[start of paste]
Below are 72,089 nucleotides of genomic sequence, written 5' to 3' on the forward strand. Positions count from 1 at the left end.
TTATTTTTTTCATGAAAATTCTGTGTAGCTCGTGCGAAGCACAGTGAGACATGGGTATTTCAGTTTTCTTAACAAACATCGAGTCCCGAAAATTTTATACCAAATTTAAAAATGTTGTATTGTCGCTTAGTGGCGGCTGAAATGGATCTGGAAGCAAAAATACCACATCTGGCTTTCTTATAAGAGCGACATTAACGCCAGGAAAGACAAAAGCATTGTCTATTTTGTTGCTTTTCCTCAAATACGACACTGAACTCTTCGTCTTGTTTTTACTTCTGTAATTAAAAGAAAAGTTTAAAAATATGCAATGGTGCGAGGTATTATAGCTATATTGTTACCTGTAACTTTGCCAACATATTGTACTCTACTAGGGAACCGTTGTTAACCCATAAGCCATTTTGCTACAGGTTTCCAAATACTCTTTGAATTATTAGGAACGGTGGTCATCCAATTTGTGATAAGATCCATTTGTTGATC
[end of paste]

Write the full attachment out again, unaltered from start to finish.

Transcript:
Below are 72,089 nucleotides of genomic sequence, written 5' to 3' on the forward strand. Positions count from 1 at the left end.
TTATTTTTTTCATGAAAATTCTGTGTAGCTCGTGCGAAGCACAGTGAGACATGGGTATTTCAGTTTTCTTAACAAACATCGAGTCCCGAAAATTTTATACCAAATTTAAAAATGTTGTATTGTCGCTTAGTGGCGGCTGAAATGGATCTGGAAGCAAAAATACCACATCTGGCTTTCTTATAAGAGCGACATTAACGCCAGGAAAGACAAAAGCATTGTCTATTTTGTTGCTTTTCCTCAAATACGACACTGAACTCTTCGTCTTGTTTTTACTTCTGTAATTAAAAGAAAAGTTTAAAAATATGCAATGGTGCGAGGTATTATAGCTATATTGTTACCTGTAACTTTGCCAACATATTGTACTCTACTAGGGAACCGTTGTTAACCCATAAGCCATTTTGCTACAGGTTTCCAAATACTCTTTGAATTATTAGGAACGGTGGTCATCCAATTTGTGATAAGATCCATTTGTTGATC